Buddhas still in classrooms

where is the mustard seed?

David Keiser, Aditya Adarkar

Research output: Contribution to journalArticleResearchpeer-review

Abstract

In this article, we illustrate the challenges and possibilities of Buddhist stories, including Zen stories and Jataka Tales, in the service of compassionate teaching. Through the tropes of these stories, we address manifestations and extensions of compassion in our teaching, including interdependence, impermanence, and equanimity. Using Buddhist stories and parables in the service of Western education can illustrate such deeper concepts and work to awaken and/or reinforce compassion, reflection, and mindfulness in teachers, pre-service teachers, and students themselves. The incorporation of Buddhist stories and parables in pre-service teacher education can focus the lenses of attention, encourage self-examination, and inspire students for further learning.

Original languageEnglish
Pages (from-to)836-848
Number of pages13
JournalReflective Practice
Volume16
Issue number6
DOIs
StatePublished - 1 Jan 2015

Fingerprint

Buddhist
Teaching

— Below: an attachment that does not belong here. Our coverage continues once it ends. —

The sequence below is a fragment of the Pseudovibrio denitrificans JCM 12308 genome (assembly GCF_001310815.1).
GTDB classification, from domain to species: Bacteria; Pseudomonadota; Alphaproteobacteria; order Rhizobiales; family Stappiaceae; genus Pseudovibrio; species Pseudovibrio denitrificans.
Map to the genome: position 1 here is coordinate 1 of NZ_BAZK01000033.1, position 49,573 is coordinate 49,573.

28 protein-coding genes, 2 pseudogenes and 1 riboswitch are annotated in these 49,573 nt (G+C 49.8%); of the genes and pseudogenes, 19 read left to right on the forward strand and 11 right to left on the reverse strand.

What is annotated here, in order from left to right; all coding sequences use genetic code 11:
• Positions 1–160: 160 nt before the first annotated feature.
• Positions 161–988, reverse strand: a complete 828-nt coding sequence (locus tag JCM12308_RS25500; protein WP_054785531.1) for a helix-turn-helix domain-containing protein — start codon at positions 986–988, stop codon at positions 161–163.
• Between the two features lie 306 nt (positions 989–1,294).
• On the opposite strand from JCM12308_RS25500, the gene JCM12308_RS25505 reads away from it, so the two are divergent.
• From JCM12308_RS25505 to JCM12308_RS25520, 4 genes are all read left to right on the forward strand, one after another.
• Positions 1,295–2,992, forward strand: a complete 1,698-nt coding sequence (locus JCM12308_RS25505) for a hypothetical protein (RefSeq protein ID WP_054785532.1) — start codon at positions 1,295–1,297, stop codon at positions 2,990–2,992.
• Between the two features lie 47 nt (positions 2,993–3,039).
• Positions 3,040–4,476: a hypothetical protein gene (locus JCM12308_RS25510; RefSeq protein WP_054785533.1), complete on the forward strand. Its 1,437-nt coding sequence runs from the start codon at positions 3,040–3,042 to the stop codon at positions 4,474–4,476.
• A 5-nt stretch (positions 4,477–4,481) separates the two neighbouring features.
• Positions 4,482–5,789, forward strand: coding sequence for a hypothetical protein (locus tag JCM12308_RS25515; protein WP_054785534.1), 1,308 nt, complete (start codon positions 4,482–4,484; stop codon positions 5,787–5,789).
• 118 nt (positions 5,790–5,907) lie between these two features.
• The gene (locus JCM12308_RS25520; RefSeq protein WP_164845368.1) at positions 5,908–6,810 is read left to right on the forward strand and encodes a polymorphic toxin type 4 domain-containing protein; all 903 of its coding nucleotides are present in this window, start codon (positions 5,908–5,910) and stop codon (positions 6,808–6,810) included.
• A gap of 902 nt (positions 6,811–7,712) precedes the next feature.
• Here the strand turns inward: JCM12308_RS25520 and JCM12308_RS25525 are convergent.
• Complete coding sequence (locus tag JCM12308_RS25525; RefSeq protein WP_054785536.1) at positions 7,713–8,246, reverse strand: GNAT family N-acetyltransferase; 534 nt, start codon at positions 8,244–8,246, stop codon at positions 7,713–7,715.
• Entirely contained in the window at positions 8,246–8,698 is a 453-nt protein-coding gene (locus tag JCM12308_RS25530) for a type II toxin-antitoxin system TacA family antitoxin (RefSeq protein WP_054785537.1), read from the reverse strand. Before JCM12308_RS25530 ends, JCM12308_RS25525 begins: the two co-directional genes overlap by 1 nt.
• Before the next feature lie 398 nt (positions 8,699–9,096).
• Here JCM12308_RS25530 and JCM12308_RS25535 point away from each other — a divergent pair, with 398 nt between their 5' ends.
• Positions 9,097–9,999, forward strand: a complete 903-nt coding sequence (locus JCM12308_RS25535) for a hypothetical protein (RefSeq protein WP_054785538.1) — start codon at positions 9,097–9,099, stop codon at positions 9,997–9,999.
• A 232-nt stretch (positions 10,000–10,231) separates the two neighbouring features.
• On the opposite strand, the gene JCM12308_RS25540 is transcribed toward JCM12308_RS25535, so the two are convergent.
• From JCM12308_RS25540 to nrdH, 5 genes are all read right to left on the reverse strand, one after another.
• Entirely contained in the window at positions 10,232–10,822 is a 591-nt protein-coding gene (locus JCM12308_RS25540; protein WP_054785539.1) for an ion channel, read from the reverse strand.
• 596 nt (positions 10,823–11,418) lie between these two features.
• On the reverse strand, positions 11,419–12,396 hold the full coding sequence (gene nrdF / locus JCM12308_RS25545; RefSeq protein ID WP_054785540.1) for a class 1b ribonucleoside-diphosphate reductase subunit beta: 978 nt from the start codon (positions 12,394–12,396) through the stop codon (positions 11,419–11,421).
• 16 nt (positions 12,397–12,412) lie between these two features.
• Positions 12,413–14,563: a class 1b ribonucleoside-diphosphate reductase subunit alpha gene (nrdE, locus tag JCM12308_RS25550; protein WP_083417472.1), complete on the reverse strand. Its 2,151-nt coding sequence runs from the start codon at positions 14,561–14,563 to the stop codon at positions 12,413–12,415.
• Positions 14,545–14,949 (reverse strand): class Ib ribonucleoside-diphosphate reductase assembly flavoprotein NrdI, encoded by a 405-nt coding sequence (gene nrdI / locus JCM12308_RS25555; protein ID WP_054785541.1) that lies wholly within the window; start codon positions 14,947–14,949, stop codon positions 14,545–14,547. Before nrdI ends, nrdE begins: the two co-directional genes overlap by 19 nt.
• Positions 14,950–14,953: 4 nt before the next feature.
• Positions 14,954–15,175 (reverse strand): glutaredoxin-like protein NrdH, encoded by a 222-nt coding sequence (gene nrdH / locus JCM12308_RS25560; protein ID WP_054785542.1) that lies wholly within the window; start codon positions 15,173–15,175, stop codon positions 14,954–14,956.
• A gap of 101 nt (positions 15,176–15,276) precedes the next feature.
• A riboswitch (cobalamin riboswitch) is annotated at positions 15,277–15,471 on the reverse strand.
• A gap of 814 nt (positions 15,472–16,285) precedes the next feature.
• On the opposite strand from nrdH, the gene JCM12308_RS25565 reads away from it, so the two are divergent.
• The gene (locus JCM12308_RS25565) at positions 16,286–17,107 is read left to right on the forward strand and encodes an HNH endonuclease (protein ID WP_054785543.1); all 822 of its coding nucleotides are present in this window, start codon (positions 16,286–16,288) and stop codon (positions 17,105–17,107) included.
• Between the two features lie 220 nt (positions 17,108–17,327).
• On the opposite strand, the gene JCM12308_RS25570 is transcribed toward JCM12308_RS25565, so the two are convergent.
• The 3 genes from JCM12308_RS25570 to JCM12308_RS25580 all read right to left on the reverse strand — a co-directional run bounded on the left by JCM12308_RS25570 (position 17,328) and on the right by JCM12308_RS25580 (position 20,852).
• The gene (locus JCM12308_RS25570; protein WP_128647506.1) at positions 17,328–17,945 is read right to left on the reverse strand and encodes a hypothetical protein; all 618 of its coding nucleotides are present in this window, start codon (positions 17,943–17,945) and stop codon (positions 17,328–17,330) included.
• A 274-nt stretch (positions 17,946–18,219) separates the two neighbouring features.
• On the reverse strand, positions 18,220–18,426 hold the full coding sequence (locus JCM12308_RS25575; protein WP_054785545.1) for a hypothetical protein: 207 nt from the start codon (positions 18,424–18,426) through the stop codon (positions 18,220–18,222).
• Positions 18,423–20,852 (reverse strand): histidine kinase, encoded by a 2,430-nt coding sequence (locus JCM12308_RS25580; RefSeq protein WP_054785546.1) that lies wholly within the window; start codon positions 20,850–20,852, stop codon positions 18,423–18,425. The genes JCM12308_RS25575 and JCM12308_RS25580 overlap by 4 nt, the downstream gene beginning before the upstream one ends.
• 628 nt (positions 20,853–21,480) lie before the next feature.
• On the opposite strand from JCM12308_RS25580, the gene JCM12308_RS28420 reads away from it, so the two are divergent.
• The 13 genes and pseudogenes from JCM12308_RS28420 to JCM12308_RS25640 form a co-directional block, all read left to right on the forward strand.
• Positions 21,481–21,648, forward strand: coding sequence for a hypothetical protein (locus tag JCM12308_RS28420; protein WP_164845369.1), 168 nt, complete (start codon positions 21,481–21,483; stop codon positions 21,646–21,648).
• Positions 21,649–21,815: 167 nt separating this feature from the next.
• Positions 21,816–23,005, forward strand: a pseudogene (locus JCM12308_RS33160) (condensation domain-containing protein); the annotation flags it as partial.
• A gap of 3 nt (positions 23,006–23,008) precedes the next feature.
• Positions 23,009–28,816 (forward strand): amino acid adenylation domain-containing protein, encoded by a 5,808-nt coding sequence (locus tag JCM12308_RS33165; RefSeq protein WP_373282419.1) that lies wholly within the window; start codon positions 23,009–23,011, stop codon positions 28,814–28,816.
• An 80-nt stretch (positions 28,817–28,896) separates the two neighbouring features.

Parables
Compassion
Education
Zen Buddhism
Preservice Teacher Education
Pre-service Teachers
Tropes
Manifestation
Impermanence
Equanimity
Mindfulness
Interdependence

Keywords

  • compassion
  • equanimity
  • impermanence
  • interdependence
  • mindfulness
  • reflective learning
  • reflective practice

Cite this

Keiser, David ; Adarkar, Aditya. / Buddhas still in classrooms : where is the mustard seed?. In: Reflective Practice. 2015 ; Vol. 16, No. 6. pp. 836-848.
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Buddhas still in classrooms : where is the mustard seed? / Keiser, David; Adarkar, Aditya.

In: Reflective Practice, Vol. 16, No. 6, 01.01.2015, p. 836-848.

Research output: Contribution to journalArticleResearchpeer-review

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